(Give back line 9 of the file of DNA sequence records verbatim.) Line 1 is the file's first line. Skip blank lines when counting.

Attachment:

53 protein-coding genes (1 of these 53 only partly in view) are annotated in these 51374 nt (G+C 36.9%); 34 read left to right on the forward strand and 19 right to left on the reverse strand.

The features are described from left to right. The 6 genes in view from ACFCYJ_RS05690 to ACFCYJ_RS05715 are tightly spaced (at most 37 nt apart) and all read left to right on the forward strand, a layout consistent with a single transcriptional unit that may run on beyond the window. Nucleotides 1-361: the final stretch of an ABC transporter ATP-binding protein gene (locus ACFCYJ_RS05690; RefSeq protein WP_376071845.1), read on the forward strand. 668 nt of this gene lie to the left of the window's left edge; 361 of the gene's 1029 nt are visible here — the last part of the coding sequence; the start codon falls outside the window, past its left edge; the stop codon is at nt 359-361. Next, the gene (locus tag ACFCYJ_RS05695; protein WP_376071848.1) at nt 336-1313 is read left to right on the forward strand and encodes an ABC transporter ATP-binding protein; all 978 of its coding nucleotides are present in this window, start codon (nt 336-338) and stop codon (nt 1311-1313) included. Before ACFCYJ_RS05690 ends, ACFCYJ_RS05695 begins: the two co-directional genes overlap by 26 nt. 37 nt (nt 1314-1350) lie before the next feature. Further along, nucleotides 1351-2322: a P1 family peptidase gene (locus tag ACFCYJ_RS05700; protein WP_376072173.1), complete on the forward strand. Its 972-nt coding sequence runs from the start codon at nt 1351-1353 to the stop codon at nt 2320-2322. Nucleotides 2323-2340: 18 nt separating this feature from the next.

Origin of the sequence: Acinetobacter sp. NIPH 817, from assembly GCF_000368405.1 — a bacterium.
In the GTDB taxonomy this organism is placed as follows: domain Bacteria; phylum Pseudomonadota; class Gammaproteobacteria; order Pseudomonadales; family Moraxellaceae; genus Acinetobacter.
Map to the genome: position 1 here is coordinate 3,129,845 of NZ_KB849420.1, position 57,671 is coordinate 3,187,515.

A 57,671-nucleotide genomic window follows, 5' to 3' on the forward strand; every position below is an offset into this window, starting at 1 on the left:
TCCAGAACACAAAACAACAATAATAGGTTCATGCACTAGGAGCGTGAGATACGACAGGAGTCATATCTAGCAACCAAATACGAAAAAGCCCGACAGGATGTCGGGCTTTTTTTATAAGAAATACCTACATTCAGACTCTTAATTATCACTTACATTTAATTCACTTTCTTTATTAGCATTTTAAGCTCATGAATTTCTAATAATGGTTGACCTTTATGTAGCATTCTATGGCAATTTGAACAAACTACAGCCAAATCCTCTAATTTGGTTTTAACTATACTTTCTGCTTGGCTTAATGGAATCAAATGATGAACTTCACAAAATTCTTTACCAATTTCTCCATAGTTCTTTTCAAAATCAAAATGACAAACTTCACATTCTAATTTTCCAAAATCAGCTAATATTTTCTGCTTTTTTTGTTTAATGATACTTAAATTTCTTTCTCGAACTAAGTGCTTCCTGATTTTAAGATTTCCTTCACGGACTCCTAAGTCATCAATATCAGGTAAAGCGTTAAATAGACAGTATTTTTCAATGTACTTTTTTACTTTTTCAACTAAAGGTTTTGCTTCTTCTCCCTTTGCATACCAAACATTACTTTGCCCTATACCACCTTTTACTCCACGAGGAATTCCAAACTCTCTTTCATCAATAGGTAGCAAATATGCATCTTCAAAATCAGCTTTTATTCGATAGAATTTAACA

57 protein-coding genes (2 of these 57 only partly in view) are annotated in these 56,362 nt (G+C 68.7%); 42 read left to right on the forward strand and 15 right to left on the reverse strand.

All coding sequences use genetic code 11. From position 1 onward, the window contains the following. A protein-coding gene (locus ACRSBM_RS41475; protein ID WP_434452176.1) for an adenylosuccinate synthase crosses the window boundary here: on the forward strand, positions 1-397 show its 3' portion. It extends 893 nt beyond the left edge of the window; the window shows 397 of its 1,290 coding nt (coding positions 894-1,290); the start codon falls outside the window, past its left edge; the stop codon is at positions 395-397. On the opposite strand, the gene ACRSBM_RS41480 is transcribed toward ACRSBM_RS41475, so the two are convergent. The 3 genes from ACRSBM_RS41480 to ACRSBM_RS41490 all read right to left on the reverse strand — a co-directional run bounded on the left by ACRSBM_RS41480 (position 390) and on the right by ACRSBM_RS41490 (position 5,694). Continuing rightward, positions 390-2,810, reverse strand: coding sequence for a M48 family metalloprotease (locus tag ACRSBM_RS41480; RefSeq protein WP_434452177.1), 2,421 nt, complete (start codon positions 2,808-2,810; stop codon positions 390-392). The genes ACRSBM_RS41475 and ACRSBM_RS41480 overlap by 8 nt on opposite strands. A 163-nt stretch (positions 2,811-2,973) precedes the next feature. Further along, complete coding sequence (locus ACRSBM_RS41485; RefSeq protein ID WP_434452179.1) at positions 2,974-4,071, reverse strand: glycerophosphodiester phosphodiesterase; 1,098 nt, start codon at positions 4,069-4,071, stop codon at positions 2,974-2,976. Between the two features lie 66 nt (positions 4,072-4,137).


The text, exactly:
All coding sequences use genetic code 11. From position 1 onward, the window contains the following. A protein-coding gene (locus ACRSBM_RS41475; protein ID WP_434452176.1) for an adenylosuccinate synthase crosses the window boundary here: on the forward strand, positions 1-397 show its 3' portion. It extends 893 nt beyond the left edge of the window; the window shows 397 of its 1,290 coding nt (coding positions 894-1,290); the start codon falls outside the window, past its left edge; the stop codon is at positions 395-397. On the opposite strand, the gene ACRSBM_RS41480 is transcribed toward ACRSBM_RS41475, so the two are convergent. The 3 genes from ACRSBM_RS41480 to ACRSBM_RS41490 all read right to left on the reverse strand — a co-directional run bounded on the left by ACRSBM_RS41480 (position 390) and on the right by ACRSBM_RS41490 (position 5,694). Continuing rightward, positions 390-2,810, reverse strand: coding sequence for a M48 family metalloprotease (locus tag ACRSBM_RS41480; RefSeq protein WP_434452177.1), 2,421 nt, complete (start codon positions 2,808-2,810; stop codon positions 390-392). The genes ACRSBM_RS41475 and ACRSBM_RS41480 overlap by 8 nt on opposite strands. A 163-nt stretch (positions 2,811-2,973) precedes the next feature. Further along, complete coding sequence (locus ACRSBM_RS41485; RefSeq protein ID WP_434452179.1) at positions 2,974-4,071, reverse strand: glycerophosphodiester phosphodiesterase; 1,098 nt, start codon at positions 4,069-4,071, stop codon at positions 2,974-2,976. Between the two features lie 66 nt (positions 4,072-4,137).